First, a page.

Faith, Hope and Love

…..and the greatest of these is Love.

Thanks to my support people, I’ve got that one down pretty well. But I’m sure struggling with the faith and hope parts. They go together—if you have faith, you have hope—and I feel bereft of both these days.

Please understand, Constant Reader, that I am not depressed. I am merely experiencing an existential crisis that I think is perfectly normal considering what I’m going through at the moment. Pieces of my old life just keep slipping away with every week that I remain unemployed, and the worst hasn’t even happened yet—the utilities are still on, Will and I have plenty of food, our meds are paid for, and we are not yet homeless.

I just wish that God in His infinite wisdom would let me know what He’s got up His sleeve, because I feel completely adrift in the world and I’m not getting any direction. Sometimes it even feels like He’s so far away that I can’t find Him. I talk to Him in the darkness of the night and receive no response; I go to Mass and pray the ancient prayers of the faithful, and I feel like a liar. This faith crisis is so serious, in fact, that I didn’t even go to Communion today—I feel I’m unworthy of the privilege when I’m not even sure right now what I believe.

It’s not that there isn’t sufficient evidence of God’s mercy and grace; all I have to do is look over at my husband and know that we owe his life to more than modern medicine. And I’m reasonably sure that He works through human beings for our greater good, as has been made manifest in the generosity of my friends and the guidance of my doctor (AKA life coach). It’s just that I don’t feel like I’m being heard when I beg God for a way out of this situation, and it scares me because maybe there isn’t one after all, or at least not one that doesn’t require enormous sacrifice.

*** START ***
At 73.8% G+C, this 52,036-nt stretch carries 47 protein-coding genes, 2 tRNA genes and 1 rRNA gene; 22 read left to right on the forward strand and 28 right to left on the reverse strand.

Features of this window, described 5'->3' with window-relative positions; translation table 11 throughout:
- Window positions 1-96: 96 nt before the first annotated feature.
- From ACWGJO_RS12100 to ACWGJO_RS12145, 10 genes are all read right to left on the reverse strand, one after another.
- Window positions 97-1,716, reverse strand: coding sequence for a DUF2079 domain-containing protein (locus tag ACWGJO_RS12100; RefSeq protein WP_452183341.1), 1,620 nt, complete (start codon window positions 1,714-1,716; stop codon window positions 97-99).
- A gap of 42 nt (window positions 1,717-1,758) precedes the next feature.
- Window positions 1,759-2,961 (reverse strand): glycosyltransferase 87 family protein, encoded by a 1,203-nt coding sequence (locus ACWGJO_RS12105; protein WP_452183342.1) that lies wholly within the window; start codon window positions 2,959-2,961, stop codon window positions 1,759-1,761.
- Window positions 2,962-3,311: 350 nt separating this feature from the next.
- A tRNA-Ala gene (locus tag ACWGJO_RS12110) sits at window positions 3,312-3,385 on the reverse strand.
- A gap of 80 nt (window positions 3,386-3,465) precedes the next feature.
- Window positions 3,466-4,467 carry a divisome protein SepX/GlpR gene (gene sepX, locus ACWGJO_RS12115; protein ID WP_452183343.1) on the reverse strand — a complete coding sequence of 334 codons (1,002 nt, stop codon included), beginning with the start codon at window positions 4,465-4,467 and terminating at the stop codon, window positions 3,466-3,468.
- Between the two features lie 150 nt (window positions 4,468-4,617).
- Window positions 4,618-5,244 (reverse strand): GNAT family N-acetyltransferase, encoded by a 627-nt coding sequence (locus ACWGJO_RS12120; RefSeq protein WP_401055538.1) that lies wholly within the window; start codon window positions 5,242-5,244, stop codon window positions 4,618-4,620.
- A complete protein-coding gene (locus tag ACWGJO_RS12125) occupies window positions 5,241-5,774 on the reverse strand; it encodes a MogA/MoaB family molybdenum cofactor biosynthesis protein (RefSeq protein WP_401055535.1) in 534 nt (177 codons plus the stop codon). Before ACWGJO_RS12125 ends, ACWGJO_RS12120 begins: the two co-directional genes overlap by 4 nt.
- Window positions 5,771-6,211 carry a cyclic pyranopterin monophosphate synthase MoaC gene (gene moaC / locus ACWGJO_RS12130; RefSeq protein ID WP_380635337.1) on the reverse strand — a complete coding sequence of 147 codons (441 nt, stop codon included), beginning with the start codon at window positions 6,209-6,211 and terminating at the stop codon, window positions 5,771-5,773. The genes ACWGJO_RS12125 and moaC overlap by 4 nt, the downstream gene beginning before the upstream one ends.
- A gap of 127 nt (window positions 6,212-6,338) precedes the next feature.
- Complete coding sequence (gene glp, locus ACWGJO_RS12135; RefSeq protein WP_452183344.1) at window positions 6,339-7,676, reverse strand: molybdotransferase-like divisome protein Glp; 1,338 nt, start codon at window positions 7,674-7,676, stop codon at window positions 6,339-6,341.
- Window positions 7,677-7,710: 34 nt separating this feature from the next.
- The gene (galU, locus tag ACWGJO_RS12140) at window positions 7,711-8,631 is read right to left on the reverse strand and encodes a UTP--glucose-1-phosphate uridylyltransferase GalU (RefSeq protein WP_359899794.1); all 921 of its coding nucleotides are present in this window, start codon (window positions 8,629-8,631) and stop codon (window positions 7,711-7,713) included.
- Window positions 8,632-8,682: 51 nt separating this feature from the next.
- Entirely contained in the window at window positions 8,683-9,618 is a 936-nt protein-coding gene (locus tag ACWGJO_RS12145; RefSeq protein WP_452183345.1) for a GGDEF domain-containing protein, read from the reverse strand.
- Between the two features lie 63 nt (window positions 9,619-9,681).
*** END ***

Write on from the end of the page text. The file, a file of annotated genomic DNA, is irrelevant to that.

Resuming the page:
Then I get to thinking: what makes me so special that I shouldn’t have to face adversity? Nobody ever said life was fair; if that were the case, Jesus would never have gone to the Cross. People go through hard times, they lose people and homes they love, and they survive it. I’ve been blessed throughout my life with so many good things, and relatively few heartaches. So why do I feel like I’m being punished?

Here’s where my melancholic Irish heritage comes in: it’s because I’ve been blessed with such abundance that I have to suffer for it somehow. I’m serious. We love our good times and celebrate them heartily, but we also fear them because we know bad ones will follow. (Sound anything like bipolar?) So in one sense, I’m almost resigned to paying for all I’ve been given by having some of it taken away from me—by illness, by aging, by unemployment, and/or by just plain old bad luck.

This is where faith, hope, and love come in. Love, as I’ve said before, is not an issue—there is no doubt in my mind that I am loved. I have only to feel Will’s touch to know it. But God, while You’re trying to figure out what to do with me, I could really use some faith and hope right now…..and if I’m wrong and You really are trying to communicate with me, would you please make me shut up and listen?


Published by bpnurse